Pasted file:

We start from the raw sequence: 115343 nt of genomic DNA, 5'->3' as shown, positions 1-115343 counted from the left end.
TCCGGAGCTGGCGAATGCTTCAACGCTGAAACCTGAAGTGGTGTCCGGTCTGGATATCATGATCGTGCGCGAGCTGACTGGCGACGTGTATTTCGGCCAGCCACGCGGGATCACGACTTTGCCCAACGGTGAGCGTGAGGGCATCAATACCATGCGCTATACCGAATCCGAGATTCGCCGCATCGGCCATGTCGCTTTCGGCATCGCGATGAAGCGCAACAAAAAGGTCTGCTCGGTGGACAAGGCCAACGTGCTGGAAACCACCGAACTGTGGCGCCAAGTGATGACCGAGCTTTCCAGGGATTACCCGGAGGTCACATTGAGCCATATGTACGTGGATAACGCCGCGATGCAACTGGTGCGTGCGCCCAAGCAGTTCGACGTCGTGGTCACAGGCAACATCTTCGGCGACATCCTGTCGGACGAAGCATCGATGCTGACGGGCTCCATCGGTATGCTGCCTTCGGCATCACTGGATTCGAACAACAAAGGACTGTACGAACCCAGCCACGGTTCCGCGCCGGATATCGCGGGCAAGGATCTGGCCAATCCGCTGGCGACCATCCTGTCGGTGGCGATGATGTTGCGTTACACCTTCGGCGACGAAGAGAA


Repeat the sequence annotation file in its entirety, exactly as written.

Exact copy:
We start from the raw sequence: 115343 nt of genomic DNA, 5'->3' as shown, positions 1-115343 counted from the left end.
TCCGGAGCTGGCGAATGCTTCAACGCTGAAACCTGAAGTGGTGTCCGGTCTGGATATCATGATCGTGCGCGAGCTGACTGGCGACGTGTATTTCGGCCAGCCACGCGGGATCACGACTTTGCCCAACGGTGAGCGTGAGGGCATCAATACCATGCGCTATACCGAATCCGAGATTCGCCGCATCGGCCATGTCGCTTTCGGCATCGCGATGAAGCGCAACAAAAAGGTCTGCTCGGTGGACAAGGCCAACGTGCTGGAAACCACCGAACTGTGGCGCCAAGTGATGACCGAGCTTTCCAGGGATTACCCGGAGGTCACATTGAGCCATATGTACGTGGATAACGCCGCGATGCAACTGGTGCGTGCGCCCAAGCAGTTCGACGTCGTGGTCACAGGCAACATCTTCGGCGACATCCTGTCGGACGAAGCATCGATGCTGACGGGCTCCATCGGTATGCTGCCTTCGGCATCACTGGATTCGAACAACAAAGGACTGTACGAACCCAGCCACGGTTCCGCGCCGGATATCGCGGGCAAGGATCTGGCCAATCCGCTGGCGACCATCCTGTCGGTGGCGATGATGTTGCGTTACACCTTCGGCGACGAAGAGAA